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To a Child During Sickness

SLEEP breathes at last from out thee,
   My little patient boy;
 And balmy rest about thee
   Smooths off the day’s annoy.
     I sit me down, and think
   Of all thy winning ways;
Yet almost wish, with sudden shrink,
   That I had less to praise.
 
 Thy sidelong pillowed meekness;
   Thy thanks to all that aid;
 Thy heart, in pain and weakness,
   Of fancied faults afraid;
     The little trembling hand
   That wipes thy quiet tears,—
These, these are things that may demand
   Dread memories for years.
 
 Sorrows I 've had, severe ones,
   I will not think of now;
 And calmly, midst my dear ones,
   Have wasted with dry brow;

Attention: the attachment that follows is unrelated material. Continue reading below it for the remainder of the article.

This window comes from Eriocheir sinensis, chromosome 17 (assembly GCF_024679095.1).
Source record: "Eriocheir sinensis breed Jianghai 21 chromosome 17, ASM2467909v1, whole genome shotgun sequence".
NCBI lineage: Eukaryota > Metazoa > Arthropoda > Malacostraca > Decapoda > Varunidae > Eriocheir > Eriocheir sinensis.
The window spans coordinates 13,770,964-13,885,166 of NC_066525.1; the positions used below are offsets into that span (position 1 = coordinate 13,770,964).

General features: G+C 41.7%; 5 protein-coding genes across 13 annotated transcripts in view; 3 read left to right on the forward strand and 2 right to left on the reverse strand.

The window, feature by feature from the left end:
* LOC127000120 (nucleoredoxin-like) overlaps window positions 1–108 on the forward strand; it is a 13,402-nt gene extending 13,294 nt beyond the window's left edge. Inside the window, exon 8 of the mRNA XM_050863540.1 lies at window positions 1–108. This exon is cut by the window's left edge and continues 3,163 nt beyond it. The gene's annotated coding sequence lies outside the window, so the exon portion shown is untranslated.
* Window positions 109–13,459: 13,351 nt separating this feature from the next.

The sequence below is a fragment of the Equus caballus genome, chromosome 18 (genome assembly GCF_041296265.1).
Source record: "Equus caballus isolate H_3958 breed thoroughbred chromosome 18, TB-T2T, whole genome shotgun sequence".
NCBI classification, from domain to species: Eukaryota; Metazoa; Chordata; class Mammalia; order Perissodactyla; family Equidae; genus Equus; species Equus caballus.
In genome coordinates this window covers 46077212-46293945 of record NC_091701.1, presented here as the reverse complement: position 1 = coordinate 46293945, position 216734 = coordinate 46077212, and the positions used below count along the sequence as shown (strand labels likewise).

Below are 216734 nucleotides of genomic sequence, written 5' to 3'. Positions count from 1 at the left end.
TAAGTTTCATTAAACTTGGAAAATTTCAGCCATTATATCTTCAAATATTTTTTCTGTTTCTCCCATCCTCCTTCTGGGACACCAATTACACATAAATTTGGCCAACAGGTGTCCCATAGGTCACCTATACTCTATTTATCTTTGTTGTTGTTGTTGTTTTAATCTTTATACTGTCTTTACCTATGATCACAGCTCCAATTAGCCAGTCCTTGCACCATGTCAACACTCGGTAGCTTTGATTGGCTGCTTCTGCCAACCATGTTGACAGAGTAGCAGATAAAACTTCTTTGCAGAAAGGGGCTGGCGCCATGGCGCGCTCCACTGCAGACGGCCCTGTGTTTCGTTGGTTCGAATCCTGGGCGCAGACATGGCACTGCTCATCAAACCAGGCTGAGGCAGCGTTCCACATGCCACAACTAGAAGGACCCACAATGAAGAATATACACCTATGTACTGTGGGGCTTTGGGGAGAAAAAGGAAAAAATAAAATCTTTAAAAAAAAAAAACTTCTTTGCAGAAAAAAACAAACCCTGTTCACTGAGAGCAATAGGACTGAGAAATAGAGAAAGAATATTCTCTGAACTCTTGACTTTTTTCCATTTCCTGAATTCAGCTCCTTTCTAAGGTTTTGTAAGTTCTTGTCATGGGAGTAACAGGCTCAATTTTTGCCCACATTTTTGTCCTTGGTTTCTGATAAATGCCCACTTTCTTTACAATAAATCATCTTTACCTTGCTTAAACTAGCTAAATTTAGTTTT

But when thy fingers press
   And pat my stooping head,
I cannot bear the gentleness,—
   The tears are in their bed.
 
 Ah, first-born of thy mother,
   When life and hope were new;
 Kind playmate of thy brother,
   Thy sister, father too;
     My light, where’er I go;
   My bird, when prison-bound;
My hand-in-hand companion—No,
   My prayers shall hold thee round.
 
 To say, “He has departed”—
   “His voice”—"his face"—is gone,
 To feel impatient-hearted,
   Yet feel we must bear on,—
     Ah, I could not endure
   To whisper of such woe,
Unless I felt this sleep insure
   That it will not be so.
 
 Yes, still he 's fixed, and sleeping!
   This silence too the while,—
 Its very hush and creeping
   Seem whispering us a smile;
     Something divine and dim
   Seems going by one’s ear,
Like parting wings of cherubim,
   Who say, “We 've finished here.”
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